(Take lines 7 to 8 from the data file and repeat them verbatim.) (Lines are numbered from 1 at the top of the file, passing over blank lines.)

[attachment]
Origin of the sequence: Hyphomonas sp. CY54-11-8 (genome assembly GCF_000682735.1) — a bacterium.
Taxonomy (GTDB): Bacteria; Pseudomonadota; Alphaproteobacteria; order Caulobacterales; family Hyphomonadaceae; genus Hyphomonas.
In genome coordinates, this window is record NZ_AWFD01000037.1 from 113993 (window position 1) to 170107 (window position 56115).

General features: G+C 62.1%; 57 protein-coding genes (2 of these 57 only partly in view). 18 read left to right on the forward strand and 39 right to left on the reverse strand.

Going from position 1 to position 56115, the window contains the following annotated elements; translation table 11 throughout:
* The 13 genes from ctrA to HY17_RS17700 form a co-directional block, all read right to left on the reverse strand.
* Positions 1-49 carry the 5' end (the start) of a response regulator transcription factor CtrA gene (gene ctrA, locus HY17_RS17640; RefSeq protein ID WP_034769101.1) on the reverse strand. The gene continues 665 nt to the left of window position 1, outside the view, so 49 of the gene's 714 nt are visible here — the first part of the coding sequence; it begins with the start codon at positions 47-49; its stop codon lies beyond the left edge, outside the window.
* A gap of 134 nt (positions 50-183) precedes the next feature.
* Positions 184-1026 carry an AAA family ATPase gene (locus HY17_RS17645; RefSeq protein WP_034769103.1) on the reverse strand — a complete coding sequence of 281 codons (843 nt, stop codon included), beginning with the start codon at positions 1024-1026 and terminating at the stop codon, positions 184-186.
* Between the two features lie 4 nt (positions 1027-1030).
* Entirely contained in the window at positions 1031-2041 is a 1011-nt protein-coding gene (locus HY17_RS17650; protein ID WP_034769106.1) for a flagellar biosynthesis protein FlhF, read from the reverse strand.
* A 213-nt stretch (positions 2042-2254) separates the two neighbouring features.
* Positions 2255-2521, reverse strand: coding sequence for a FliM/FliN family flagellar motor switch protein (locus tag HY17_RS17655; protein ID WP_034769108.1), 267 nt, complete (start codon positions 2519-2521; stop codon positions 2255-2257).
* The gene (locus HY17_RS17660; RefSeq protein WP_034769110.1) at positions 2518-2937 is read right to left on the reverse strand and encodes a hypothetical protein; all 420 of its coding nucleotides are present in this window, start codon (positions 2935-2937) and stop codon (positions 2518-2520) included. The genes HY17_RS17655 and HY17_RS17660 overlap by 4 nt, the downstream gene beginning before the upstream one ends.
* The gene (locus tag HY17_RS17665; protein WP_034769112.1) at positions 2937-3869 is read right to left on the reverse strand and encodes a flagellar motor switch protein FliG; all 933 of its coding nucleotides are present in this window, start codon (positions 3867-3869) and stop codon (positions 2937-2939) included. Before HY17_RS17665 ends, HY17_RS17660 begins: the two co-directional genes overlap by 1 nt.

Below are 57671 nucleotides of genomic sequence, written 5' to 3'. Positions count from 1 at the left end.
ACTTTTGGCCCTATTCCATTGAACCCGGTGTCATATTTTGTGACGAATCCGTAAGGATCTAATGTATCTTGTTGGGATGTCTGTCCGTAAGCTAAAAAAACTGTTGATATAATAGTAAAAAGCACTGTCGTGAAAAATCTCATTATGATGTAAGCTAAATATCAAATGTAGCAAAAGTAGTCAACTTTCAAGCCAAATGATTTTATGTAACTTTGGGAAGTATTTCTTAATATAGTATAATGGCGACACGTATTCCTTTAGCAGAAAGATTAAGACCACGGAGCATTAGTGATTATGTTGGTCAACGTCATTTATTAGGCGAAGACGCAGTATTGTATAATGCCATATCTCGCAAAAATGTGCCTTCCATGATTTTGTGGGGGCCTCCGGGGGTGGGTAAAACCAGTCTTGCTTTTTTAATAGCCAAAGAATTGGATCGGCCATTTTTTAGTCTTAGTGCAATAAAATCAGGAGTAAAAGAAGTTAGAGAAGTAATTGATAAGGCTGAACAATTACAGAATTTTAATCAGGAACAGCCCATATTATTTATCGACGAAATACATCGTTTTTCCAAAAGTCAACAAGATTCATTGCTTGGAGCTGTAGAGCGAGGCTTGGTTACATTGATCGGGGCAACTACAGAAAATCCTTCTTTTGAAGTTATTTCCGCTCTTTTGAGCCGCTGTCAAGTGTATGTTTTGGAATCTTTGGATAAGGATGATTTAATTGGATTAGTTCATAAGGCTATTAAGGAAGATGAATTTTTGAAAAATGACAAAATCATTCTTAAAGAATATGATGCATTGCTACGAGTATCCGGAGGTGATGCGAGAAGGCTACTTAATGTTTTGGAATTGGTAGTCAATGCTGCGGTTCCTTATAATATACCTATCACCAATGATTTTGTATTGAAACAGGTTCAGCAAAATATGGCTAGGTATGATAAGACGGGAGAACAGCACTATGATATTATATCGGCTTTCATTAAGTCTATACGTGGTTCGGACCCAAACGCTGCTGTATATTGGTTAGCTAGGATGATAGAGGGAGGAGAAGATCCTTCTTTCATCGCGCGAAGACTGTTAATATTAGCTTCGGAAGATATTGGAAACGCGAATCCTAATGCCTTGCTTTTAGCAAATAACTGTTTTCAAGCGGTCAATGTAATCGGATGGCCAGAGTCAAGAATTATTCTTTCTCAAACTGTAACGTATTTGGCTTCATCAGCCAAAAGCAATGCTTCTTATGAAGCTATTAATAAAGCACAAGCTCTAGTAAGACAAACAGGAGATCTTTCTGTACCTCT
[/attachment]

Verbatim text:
* Positions 1-49 carry the 5' end (the start) of a response regulator transcription factor CtrA gene (gene ctrA, locus HY17_RS17640; RefSeq protein ID WP_034769101.1) on the reverse strand. The gene continues 665 nt to the left of window position 1, outside the view, so 49 of the gene's 714 nt are visible here — the first part of the coding sequence; it begins with the start codon at positions 47-49; its stop codon lies beyond the left edge, outside the window.
* A gap of 134 nt (positions 50-183) precedes the next feature.